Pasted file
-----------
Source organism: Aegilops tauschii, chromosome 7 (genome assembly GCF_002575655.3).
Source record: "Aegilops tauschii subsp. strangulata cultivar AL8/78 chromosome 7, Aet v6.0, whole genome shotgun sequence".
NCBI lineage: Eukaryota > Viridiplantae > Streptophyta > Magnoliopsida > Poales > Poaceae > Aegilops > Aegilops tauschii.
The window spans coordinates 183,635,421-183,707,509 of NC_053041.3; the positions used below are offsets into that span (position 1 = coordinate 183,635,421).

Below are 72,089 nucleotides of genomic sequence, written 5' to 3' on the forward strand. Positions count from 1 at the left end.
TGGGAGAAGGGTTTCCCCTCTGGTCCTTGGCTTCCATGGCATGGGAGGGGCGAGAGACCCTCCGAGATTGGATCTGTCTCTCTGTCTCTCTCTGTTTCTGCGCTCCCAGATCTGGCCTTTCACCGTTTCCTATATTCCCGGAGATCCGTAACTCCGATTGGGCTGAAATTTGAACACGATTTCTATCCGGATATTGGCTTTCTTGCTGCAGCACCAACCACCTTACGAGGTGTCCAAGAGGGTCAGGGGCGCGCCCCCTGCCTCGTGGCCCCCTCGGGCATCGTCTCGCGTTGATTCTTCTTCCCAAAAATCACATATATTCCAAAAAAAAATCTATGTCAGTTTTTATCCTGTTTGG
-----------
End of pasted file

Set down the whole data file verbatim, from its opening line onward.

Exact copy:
Source organism: Aegilops tauschii, chromosome 7 (genome assembly GCF_002575655.3).
Source record: "Aegilops tauschii subsp. strangulata cultivar AL8/78 chromosome 7, Aet v6.0, whole genome shotgun sequence".
NCBI lineage: Eukaryota > Viridiplantae > Streptophyta > Magnoliopsida > Poales > Poaceae > Aegilops > Aegilops tauschii.
The window spans coordinates 183,635,421-183,707,509 of NC_053041.3; the positions used below are offsets into that span (position 1 = coordinate 183,635,421).

Below are 72,089 nucleotides of genomic sequence, written 5' to 3' on the forward strand. Positions count from 1 at the left end.
TGGGAGAAGGGTTTCCCCTCTGGTCCTTGGCTTCCATGGCATGGGAGGGGCGAGAGACCCTCCGAGATTGGATCTGTCTCTCTGTCTCTCTCTGTTTCTGCGCTCCCAGATCTGGCCTTTCACCGTTTCCTATATTCCCGGAGATCCGTAACTCCGATTGGGCTGAAATTTGAACACGATTTCTATCCGGATATTGGCTTTCTTGCTGCAGCACCAACCACCTTACGAGGTGTCCAAGAGGGTCAGGGGCGCGCCCCCTGCCTCGTGGCCCCCTCGGGCATCGTCTCGCGTTGATTCTTCTTCCCAAAAATCACATATATTCCAAAAAAAAATCTATGTCAGTTTTTATCCTGTTTGG